Colnaghi Foundation Journal 04 - Page 51



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The impact of Jan van Eyck’s lost Lomellini Triptych and his Genoese patrons
The impact of Jan van Eyck’s lost Lomellini Triptych and his Genoese patrons
close affinities with Early Flemish painting have long
been recognized. In his composition, Antonello looked
at different pictorial sources for inspiration and in
particular to works by Petrus Christus.78 According to
Pietro Summonte, Antonello had worked in Naples,
where he was introduced to Flemish painting by his
alleged teacher Niccolò Colantonio, so he most likely
had seen Van Eyck’s Lomellini Triptych during his
stay in the city in the early 1450s.79
Antonello doesn’t copy Van Eyck but takes his painting
as a source of inspiration. The complex structure of
Van Eyck’s interior – as reflected in Joos Amman’s
fresco – has been transformed by the Sicilian painter
into a spacious sequence of semi-secular chambers that
include a bedroom and a private chapel, and the view
of a background landscape is maintained. Antonello’s
figure of Gabriel is reminiscent of the archangel in
the Genoese mural, and the decorations of his prayer
stool may reflect the lost painting by Van Eyck as
well. Arguably, Van Eyck’s Annunciation may have
inspired Antonello to include the two monumental
columns, one of which is prominently placed between
the Gabriel and Mary; nevertheless, the Sicilian artist,
who took a selective approach towards his model,
chose not to include the prophets.80
In all likelihood, Koerbeke had not seen Van Eyck’s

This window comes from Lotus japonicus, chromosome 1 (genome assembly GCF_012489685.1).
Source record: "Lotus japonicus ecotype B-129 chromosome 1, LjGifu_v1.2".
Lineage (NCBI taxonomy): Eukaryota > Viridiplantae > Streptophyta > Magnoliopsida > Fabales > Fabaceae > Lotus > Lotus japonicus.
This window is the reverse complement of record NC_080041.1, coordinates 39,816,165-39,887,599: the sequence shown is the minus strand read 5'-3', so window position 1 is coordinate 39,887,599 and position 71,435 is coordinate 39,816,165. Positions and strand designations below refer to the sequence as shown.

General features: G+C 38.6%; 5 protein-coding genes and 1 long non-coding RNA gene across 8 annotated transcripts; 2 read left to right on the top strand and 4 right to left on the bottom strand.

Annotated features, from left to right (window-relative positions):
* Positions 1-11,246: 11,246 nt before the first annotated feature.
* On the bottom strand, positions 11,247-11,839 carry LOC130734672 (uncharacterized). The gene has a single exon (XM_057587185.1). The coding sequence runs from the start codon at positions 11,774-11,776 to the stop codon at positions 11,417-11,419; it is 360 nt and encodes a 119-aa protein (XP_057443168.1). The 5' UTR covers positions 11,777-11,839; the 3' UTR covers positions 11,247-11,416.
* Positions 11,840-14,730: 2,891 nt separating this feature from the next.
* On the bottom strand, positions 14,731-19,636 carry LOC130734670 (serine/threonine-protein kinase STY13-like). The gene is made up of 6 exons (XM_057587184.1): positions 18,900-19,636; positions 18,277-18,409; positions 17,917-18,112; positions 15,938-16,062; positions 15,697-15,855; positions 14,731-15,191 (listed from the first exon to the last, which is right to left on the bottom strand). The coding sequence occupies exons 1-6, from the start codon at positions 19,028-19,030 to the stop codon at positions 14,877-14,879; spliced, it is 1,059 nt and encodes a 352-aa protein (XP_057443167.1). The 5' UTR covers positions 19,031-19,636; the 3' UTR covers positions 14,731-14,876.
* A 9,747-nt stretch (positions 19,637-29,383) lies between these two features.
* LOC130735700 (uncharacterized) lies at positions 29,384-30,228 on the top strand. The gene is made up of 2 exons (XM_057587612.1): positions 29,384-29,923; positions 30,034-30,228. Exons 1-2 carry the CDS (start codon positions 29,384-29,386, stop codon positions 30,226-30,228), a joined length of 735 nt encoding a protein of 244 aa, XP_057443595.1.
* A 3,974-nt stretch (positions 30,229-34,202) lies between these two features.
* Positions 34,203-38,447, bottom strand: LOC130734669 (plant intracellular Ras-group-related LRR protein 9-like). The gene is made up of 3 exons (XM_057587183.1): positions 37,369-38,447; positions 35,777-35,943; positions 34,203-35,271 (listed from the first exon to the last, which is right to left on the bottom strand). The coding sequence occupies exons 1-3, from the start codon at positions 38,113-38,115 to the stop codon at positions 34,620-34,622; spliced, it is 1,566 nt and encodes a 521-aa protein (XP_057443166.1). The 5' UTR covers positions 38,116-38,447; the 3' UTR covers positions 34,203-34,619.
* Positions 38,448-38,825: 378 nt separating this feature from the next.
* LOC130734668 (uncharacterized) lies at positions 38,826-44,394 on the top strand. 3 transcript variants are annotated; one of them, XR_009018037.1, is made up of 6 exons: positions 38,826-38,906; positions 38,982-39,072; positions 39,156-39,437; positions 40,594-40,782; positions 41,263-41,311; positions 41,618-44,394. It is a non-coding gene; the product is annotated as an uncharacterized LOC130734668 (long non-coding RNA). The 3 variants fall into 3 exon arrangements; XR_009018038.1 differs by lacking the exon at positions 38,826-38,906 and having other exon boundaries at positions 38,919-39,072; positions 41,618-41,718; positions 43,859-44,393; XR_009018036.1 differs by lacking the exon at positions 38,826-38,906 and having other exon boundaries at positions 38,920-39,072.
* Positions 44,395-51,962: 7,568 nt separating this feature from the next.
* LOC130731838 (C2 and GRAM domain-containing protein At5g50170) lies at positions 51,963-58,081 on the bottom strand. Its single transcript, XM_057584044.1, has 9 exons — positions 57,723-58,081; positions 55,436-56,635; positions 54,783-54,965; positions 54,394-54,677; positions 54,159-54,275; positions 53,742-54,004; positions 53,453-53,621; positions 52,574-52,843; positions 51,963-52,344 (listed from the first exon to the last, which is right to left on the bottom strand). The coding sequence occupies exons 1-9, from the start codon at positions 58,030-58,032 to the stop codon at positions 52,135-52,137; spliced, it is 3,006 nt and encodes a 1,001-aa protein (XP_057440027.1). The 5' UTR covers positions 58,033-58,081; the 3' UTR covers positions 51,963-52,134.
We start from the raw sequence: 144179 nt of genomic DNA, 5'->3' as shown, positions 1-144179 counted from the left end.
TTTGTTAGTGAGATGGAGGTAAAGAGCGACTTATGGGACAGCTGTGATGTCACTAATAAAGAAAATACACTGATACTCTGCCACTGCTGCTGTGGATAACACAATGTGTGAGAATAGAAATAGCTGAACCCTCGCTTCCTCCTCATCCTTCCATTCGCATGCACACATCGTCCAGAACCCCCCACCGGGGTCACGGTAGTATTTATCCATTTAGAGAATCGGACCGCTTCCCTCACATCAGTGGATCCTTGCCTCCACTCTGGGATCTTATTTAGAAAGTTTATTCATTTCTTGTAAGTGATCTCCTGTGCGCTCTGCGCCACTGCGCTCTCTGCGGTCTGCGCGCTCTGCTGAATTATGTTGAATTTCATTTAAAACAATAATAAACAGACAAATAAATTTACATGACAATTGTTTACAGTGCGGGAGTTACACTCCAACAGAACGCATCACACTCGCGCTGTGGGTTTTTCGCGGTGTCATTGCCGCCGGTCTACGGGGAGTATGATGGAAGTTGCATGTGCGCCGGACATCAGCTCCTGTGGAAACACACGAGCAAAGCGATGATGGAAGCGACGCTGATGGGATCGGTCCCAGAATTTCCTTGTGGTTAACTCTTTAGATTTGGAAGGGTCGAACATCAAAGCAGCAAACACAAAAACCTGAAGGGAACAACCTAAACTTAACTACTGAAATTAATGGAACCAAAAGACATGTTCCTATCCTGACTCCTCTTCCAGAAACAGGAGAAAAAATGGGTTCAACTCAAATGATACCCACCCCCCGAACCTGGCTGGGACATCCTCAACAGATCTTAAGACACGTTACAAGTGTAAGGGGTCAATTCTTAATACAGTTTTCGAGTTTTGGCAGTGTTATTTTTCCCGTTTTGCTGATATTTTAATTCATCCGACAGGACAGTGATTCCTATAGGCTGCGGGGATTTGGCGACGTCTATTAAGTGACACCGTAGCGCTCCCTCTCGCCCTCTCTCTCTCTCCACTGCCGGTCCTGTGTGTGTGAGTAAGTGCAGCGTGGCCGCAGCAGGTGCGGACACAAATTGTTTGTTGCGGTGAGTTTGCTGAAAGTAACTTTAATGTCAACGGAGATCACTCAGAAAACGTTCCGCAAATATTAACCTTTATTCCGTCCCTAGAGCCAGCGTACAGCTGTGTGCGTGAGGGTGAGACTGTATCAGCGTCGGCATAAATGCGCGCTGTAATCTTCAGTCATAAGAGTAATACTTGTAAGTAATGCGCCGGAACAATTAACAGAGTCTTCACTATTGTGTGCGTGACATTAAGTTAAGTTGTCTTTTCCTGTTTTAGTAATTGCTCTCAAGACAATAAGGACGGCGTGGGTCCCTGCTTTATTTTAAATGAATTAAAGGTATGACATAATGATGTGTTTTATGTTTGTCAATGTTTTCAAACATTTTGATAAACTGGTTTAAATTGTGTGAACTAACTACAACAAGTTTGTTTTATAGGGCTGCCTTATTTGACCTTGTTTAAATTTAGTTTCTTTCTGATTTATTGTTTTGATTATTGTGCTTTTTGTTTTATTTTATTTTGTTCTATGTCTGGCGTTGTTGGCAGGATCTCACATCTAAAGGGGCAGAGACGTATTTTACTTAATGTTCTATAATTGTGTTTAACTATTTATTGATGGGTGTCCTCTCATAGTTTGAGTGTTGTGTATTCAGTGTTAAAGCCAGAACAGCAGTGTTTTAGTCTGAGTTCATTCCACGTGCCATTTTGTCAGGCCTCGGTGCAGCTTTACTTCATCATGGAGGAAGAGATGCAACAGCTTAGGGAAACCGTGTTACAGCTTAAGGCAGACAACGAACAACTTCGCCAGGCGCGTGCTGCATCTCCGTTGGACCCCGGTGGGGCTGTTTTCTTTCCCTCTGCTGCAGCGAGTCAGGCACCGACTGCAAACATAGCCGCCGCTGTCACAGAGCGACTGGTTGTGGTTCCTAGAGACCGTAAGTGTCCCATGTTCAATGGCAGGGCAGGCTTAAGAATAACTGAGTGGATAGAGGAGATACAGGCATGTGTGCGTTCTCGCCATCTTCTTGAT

original but seems to have had access to model
drawings that were closely related to it, which he
might have obtained during a journey through the
Netherlands after his apprenticeship. In its reception
of these particular Eyckian motifs, Koerbeke’s
Annunciation remains an exception in Westphalian as
well as Cologne painting.77
Fig. 17 / Antonello da
Messina, Annunciation,
1474, oil on panel,
Syracuse, Palazzo Bellomo.
Figs. 18 a & b / Ramon Solà
the Younger, Annunciation,
1480, tempera on panel,
Girona Cathedral.
In 1474, just before his sojourn to Venice, Antonello da
Messina painted a monumental Annunciation (fig. 17).
Now in the Museum of Syracuse, the painting was
originally commissioned for the church of Santa Maria
Annunziata in the small Sicilian town of Palazzolo
Acreide. Despite its damaged state, the painting’s
Another work that has not yet been discussed in
relation to Van Eyck’s Lomellini Triptych is a
monumental diptych of the Annunciation from the
cathedral in Girona (figs. 18 a & b). Despite its much
later date, it ref lects significant parts of the lost work.
Its ambitious obligation to Flemish painting is amply
demonstrated by the conspicuous display of shadows
as well as the inclusion of detailed landscapes seen
through the door and windows. Originally placed
near to the treasury, against one of the building’s
pillars – hence its name, the ‘Salutacío del pilar’ – the
painting has been attributed to the Master of Girona,
but is most likely the work of the painter Ramon Solà
the Younger who received payments in June and
August 1480 for its “polychromy and placement.”81
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